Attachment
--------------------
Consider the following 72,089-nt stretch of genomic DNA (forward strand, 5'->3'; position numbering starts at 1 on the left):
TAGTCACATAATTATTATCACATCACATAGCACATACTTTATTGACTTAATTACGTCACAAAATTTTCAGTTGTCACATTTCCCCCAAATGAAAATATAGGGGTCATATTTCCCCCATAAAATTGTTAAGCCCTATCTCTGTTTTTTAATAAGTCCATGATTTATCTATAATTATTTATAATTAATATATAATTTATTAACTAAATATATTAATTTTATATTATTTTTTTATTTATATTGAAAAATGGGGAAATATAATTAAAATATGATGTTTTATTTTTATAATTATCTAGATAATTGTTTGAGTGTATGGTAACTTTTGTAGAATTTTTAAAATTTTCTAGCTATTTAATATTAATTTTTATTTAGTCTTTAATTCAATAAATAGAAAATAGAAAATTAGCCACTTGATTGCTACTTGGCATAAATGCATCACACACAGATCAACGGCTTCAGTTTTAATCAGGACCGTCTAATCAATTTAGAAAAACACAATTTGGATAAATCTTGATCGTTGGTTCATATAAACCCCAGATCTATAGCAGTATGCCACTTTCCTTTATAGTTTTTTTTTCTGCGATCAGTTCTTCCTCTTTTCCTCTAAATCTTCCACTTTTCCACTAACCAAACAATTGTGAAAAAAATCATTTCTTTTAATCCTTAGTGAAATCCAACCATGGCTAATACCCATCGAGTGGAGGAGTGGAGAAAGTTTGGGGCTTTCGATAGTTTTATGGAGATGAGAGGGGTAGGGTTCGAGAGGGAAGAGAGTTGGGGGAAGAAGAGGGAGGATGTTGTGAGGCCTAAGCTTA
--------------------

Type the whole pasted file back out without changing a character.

Consider the following 72,089-nt stretch of genomic DNA (forward strand, 5'->3'; position numbering starts at 1 on the left):
TAGTCACATAATTATTATCACATCACATAGCACATACTTTATTGACTTAATTACGTCACAAAATTTTCAGTTGTCACATTTCCCCCAAATGAAAATATAGGGGTCATATTTCCCCCATAAAATTGTTAAGCCCTATCTCTGTTTTTTAATAAGTCCATGATTTATCTATAATTATTTATAATTAATATATAATTTATTAACTAAATATATTAATTTTATATTATTTTTTTATTTATATTGAAAAATGGGGAAATATAATTAAAATATGATGTTTTATTTTTATAATTATCTAGATAATTGTTTGAGTGTATGGTAACTTTTGTAGAATTTTTAAAATTTTCTAGCTATTTAATATTAATTTTTATTTAGTCTTTAATTCAATAAATAGAAAATAGAAAATTAGCCACTTGATTGCTACTTGGCATAAATGCATCACACACAGATCAACGGCTTCAGTTTTAATCAGGACCGTCTAATCAATTTAGAAAAACACAATTTGGATAAATCTTGATCGTTGGTTCATATAAACCCCAGATCTATAGCAGTATGCCACTTTCCTTTATAGTTTTTTTTTCTGCGATCAGTTCTTCCTCTTTTCCTCTAAATCTTCCACTTTTCCACTAACCAAACAATTGTGAAAAAAATCATTTCTTTTAATCCTTAGTGAAATCCAACCATGGCTAATACCCATCGAGTGGAGGAGTGGAGAAAGTTTGGGGCTTTCGATAGTTTTATGGAGATGAGAGGGGTAGGGTTCGAGAGGGAAGAGAGTTGGGGGAAGAAGAGGGAGGATGTTGTGAGGCCTAAGCTTA